The International Boundary and Water Commission today released its initial science report (pdf) on this spring’s Colorado River pulse flow. A few key bits:
- When you add water, stuff grows. Satellite imagery in June ’14 compared to a year earlier showed a 36 percent increase in the Normalized Difference Vegetation Index. The NDVI increased in all but one area (the area where vegetation was cleared to prepare for flooding and new plant germination, which makes sense).
- Cottonwoods liked it. Tamarisks loved it. In the 4,522 acres of channel and flood plain inundated by surface water, cottonwoods seedlings seemed to take hold in the “Reach 1” and “Reach 4” sections of the pulse flow area (see map). Non-native tamarisk did well everywhere. What happens next depends on the availability of soil moisture fed by groundwater. More study, more time needed.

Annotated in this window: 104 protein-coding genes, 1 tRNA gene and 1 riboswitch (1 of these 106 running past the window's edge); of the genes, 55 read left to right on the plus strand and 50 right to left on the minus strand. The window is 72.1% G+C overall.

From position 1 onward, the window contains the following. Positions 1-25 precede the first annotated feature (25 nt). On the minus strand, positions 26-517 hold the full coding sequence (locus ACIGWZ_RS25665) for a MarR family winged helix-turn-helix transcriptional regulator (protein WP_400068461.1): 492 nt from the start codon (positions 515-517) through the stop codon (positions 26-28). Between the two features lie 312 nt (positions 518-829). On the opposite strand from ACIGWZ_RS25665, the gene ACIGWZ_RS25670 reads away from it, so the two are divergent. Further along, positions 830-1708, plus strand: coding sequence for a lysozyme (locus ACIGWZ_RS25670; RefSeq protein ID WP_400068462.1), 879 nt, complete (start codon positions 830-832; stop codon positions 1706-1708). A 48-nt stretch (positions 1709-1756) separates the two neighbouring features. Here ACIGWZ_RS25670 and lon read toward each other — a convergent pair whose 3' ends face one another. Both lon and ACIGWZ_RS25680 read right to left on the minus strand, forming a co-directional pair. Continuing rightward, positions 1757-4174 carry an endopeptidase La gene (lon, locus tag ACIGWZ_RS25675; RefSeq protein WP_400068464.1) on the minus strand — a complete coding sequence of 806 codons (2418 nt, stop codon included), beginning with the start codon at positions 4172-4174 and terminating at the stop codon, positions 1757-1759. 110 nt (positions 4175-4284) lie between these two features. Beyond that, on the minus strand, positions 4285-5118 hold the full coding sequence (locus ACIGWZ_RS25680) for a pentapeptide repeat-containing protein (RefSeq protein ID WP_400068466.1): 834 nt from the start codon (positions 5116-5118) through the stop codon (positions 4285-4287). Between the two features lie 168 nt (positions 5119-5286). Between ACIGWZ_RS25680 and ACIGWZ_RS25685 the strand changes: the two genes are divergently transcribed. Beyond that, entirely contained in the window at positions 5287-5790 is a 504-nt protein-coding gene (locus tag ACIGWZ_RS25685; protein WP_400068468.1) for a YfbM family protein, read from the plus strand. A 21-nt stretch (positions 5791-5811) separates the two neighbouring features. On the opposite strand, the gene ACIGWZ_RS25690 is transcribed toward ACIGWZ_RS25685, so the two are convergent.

- Birds seem to be liking the habitat restoration areas. That also makes sense. I’d like them if I were a bird.
- The water table rose, but the rise was really focused in the river channel area between the levees.
A digression that’s important: When I was giving a talk about the pulse flow this fall, a cranky member of the audience took issue with my enthusiasm for all this, pointing to Aldo Leopold’s “green lagoons”, the two million acres that used to be the delta. This was 4,522 acres. As we discuss and describe this very promising experiment at the interface of water management and environmental restoration, it’s important to keep the scales in mind.